one of the basic tenants of the behavior of an organism is that it be predictable ... Jessica Krueger

My summaries of observations are in direct conflict with the idea that behavior is anything but predicatable ... anne.kauth

Some relevant added observations (see also Variability in Brain Function and Behavior and Indeterminacy in Brain and Behavior)

If everything were random, based ONLY on inclinations or thoughts or morals, I'm not sure how anyone could function in the world. On the other hand, if we could sum up the brain in simple, well-established, extremely logical stimuli/response categories, well, why would we even need to study it? I think the brain is somewhere in between ... the fact that females do not always respond predictably (or at all!) to males' chirps means that uncertainty, randomness, and agency are all a PART of the system ... eambash

The idea of input "dying" in the brain doesn't seem to be 100% accurate to me ... Anna G.

Dualisms?

Suppose that consciousness exists in the brain ... why is it that some neurons cause consciousness to appear, while the others are merely pattern recognizers? What is it that decides what I am about to say next? ... Caroline Feldman

there definitely seem to be some inputs that are much more likely to generate thought (and therefore “awareness”) than others. The “conscious”/”unconscious” dichotomy persists ... Caitlin Jeschke

Other problems? directions to get less wrong?

Due to so many different combinations, you would think there would be easily an error in the brain's process or a backfire that would disrupt the visible trends completely, however, yet still, the brain triggers relatively accurate responses to different inputs ... jchung

What about schizophrenia? Is this a system mistake? ... Zoe Fuller-Young

it makes the brain seem linear ... mkhilji

The current system that we are commenting on is a stagnant system ... how were the boxes established? How were the connections between these boxes established? And how do you create more boxes and more connections? ... cheffernan

 

Can use boxes->boxes ... ->boxes(neurons) to show that larger boxes interconnected, in relatively specific ways (anatomical specificity) and to rigorously specify "input" and "outputs" of largest box ... nervous system itself

So ... at least parts of our box within box model real ...

The boxes inside boxes (with "autonomy") model plus

Additions:

  • Inside boxes THEMSELVES have interconnected inside boxes
  • Organization critical
  • Internal interconnections = tracts, axonal bundles
  • "Action" regions = neuropil (somas, dendrites, synapses)
  • Inputs = axons of sensory neurons (plus)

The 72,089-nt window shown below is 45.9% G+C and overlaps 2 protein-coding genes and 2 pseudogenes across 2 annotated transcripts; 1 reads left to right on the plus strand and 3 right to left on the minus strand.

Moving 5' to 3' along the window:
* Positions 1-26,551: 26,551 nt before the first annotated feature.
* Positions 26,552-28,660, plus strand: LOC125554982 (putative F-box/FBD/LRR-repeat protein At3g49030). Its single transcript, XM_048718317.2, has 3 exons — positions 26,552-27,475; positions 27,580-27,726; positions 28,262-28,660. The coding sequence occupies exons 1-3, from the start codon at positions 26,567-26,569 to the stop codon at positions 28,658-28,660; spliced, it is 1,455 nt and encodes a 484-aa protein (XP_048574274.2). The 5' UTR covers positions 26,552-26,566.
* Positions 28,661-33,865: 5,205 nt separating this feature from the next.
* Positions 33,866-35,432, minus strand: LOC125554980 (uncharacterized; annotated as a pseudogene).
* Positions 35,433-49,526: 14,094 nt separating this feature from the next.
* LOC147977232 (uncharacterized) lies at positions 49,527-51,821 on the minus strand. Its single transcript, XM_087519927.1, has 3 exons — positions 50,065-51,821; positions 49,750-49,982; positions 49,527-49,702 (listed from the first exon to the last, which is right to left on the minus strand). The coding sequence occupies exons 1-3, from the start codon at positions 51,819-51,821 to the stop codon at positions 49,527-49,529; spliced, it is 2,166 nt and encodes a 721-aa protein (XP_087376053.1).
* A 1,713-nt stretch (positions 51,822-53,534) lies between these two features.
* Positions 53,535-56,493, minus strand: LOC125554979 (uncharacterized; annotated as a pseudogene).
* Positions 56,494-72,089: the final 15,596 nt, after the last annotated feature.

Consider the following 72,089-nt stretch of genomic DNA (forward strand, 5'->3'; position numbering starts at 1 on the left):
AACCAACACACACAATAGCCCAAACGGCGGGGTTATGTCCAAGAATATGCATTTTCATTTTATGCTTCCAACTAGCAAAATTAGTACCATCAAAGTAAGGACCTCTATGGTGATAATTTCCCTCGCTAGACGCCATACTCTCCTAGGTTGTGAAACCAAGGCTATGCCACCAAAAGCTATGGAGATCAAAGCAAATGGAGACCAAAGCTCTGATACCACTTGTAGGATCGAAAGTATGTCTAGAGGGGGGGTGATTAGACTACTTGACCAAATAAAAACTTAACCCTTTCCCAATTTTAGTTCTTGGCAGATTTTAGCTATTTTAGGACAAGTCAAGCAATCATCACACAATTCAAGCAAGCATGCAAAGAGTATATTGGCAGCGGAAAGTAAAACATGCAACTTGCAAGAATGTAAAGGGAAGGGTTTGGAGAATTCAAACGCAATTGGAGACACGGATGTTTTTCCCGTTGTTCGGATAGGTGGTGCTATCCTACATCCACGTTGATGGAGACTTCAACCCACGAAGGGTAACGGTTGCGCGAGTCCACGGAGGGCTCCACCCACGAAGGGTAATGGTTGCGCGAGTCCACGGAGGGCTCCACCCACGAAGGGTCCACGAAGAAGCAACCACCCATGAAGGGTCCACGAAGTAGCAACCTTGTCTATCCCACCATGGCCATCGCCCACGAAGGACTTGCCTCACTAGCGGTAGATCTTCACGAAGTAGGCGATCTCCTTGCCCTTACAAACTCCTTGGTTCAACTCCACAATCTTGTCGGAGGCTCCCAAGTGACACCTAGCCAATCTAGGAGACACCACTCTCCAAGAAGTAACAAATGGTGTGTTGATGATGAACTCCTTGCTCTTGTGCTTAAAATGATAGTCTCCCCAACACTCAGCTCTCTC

• Outputs = axons of motor neurons (plus), can be very long
And some questions (as in figure)

Invertebrate nervous systems similar with different arrangements

The "real" nervous system - different if behavior different?

Outputs - topographic organization - anatomical specificity

  • Motoneurons located at levels of neuraxis related to location of muscles controlled
  • Each motoneuron activates only one muscle
  • Implications:
    • "action" is not one output but pattern of activity across lots of them - "motor symphony"
    • source of lots of additional variation in behavior
    • lots of outputs/nervous system involved in any "action", is "distributed" characteristic
    • need to understand how patterns of activity created, parts coordinated
Inputs - also some topographic oranization (with some other things to be returned to)
  • Sensory neurons terminate at levels of neuraxis related to location of receptors
  • Implications
    • "sensation"/"perception" not one input but pattern of activity across lots of them (across modalities and, as will be seen, in one modality - another "distributed" characteristic
    • need to understand how inputs combined
For additional information:

 

Usefulness of the interconnected box model and ... another box?

 

Observations "surprising", but have to be accepted - Issue is "how to make sense of them"

Two kinds of behavior ("reflex" versus something-else) intuition probably not useful

  • Spinal cord capable of very sophisticated activity
  • Brain capable of quite unsophisticated activity
  • Distinction between "reflex" and other things?
Break problem down into components, see what actually difficult/suprising (good general principle in science)

 

  • "foot withdraws when irritated" - spinal cord capable of sophisticated activity on own
    • is ok ... given topography and "physical contiguity principle ("PCP")
  • "person doesn't say ouch when foot irritated" - behavior frequently depends on linking paths within nervous system